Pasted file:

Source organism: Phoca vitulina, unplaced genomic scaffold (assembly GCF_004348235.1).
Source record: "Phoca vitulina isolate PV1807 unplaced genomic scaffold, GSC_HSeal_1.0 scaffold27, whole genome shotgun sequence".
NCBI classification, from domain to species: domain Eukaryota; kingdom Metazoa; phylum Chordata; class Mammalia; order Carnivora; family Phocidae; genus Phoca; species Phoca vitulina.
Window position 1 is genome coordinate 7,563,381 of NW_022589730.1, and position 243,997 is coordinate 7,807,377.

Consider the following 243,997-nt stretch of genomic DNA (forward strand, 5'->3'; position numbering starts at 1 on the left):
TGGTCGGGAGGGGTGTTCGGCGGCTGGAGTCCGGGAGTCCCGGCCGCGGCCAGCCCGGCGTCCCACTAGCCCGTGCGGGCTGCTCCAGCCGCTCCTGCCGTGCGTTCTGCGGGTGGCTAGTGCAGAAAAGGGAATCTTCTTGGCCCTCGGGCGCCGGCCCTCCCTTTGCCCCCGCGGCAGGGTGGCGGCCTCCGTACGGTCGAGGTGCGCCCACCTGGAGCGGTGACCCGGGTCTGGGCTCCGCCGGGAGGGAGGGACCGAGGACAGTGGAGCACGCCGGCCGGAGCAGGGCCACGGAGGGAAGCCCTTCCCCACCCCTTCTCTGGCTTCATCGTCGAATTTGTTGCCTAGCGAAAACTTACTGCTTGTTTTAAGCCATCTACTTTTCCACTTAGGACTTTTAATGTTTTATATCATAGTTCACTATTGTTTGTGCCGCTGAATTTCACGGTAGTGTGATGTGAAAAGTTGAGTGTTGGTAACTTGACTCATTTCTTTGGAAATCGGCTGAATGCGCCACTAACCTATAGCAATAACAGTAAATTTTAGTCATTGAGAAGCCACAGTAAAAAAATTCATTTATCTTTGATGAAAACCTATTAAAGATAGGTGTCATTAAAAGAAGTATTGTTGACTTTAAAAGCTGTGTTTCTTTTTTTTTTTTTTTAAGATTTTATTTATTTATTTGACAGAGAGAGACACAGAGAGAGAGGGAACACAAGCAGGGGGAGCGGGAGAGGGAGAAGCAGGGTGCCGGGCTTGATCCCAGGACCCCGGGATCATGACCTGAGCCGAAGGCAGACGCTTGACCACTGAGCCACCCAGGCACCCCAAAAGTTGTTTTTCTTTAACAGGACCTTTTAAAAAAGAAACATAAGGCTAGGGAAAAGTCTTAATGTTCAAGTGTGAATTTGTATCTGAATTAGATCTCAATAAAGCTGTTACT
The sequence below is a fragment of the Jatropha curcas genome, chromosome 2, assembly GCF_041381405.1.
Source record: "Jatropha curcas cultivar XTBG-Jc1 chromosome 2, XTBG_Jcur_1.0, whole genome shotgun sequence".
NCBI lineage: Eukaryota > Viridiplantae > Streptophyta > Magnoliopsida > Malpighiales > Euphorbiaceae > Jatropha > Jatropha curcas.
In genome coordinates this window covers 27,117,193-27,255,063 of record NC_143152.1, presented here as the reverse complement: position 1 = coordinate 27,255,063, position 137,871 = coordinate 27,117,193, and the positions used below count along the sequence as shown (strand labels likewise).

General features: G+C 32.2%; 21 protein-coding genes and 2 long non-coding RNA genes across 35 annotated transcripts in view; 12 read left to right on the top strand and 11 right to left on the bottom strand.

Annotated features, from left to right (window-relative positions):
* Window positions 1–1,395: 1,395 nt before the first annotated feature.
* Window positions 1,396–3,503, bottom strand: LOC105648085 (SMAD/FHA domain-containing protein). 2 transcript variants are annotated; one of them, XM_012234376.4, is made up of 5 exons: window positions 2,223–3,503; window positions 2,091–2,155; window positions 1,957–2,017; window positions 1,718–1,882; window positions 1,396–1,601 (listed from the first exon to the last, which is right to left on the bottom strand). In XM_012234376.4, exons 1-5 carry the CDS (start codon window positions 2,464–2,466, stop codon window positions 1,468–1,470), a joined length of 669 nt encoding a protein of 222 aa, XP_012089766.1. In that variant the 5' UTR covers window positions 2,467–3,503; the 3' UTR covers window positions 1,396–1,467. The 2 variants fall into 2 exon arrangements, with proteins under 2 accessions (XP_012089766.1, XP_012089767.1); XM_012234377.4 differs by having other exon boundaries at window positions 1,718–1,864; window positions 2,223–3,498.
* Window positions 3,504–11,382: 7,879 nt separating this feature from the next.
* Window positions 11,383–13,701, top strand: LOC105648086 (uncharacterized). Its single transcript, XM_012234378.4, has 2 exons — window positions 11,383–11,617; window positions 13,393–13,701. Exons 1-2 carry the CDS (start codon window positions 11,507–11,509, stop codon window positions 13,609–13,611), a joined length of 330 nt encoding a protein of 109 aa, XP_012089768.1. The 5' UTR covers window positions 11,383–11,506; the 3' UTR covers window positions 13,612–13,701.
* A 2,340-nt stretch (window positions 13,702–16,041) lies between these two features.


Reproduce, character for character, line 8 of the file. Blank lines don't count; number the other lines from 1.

Source record: "Jatropha curcas cultivar XTBG-Jc1 chromosome 2, XTBG_Jcur_1.0, whole genome shotgun sequence".